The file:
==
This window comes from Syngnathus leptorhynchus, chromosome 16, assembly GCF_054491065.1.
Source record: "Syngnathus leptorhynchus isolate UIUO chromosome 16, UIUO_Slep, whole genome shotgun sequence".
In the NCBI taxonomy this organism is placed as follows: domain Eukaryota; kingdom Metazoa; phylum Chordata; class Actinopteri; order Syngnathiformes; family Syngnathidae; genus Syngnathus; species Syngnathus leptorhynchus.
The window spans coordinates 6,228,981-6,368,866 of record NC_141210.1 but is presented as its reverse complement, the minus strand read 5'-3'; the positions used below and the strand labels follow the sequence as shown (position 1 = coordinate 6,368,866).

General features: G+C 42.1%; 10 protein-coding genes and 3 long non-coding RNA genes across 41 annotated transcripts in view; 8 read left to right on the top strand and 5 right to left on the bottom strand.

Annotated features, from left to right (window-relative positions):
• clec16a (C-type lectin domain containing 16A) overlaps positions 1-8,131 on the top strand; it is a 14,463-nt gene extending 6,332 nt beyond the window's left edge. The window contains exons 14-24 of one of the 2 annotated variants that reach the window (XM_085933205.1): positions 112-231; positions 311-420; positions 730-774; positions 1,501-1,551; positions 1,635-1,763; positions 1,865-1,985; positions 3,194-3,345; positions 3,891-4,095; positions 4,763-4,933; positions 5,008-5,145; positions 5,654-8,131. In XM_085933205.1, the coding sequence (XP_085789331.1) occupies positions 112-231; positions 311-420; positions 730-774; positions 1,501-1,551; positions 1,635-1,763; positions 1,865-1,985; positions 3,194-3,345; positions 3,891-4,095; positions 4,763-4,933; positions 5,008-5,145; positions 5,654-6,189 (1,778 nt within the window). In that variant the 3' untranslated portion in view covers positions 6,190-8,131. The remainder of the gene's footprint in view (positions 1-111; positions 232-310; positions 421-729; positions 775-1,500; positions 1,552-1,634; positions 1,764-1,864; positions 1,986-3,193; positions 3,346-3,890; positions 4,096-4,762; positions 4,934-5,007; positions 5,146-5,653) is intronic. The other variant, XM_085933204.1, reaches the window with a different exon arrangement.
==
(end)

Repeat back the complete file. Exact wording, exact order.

This window comes from Syngnathus leptorhynchus, chromosome 16, assembly GCF_054491065.1.
Source record: "Syngnathus leptorhynchus isolate UIUO chromosome 16, UIUO_Slep, whole genome shotgun sequence".
In the NCBI taxonomy this organism is placed as follows: domain Eukaryota; kingdom Metazoa; phylum Chordata; class Actinopteri; order Syngnathiformes; family Syngnathidae; genus Syngnathus; species Syngnathus leptorhynchus.
The window spans coordinates 6,228,981-6,368,866 of record NC_141210.1 but is presented as its reverse complement, the minus strand read 5'-3'; the positions used below and the strand labels follow the sequence as shown (position 1 = coordinate 6,368,866).

General features: G+C 42.1%; 10 protein-coding genes and 3 long non-coding RNA genes across 41 annotated transcripts in view; 8 read left to right on the top strand and 5 right to left on the bottom strand.

Annotated features, from left to right (window-relative positions):
• clec16a (C-type lectin domain containing 16A) overlaps positions 1-8,131 on the top strand; it is a 14,463-nt gene extending 6,332 nt beyond the window's left edge. The window contains exons 14-24 of one of the 2 annotated variants that reach the window (XM_085933205.1): positions 112-231; positions 311-420; positions 730-774; positions 1,501-1,551; positions 1,635-1,763; positions 1,865-1,985; positions 3,194-3,345; positions 3,891-4,095; positions 4,763-4,933; positions 5,008-5,145; positions 5,654-8,131. In XM_085933205.1, the coding sequence (XP_085789331.1) occupies positions 112-231; positions 311-420; positions 730-774; positions 1,501-1,551; positions 1,635-1,763; positions 1,865-1,985; positions 3,194-3,345; positions 3,891-4,095; positions 4,763-4,933; positions 5,008-5,145; positions 5,654-6,189 (1,778 nt within the window). In that variant the 3' untranslated portion in view covers positions 6,190-8,131. The remainder of the gene's footprint in view (positions 1-111; positions 232-310; positions 421-729; positions 775-1,500; positions 1,552-1,634; positions 1,764-1,864; positions 1,986-3,193; positions 3,346-3,890; positions 4,096-4,762; positions 4,934-5,007; positions 5,146-5,653) is intronic. The other variant, XM_085933204.1, reaches the window with a different exon arrangement.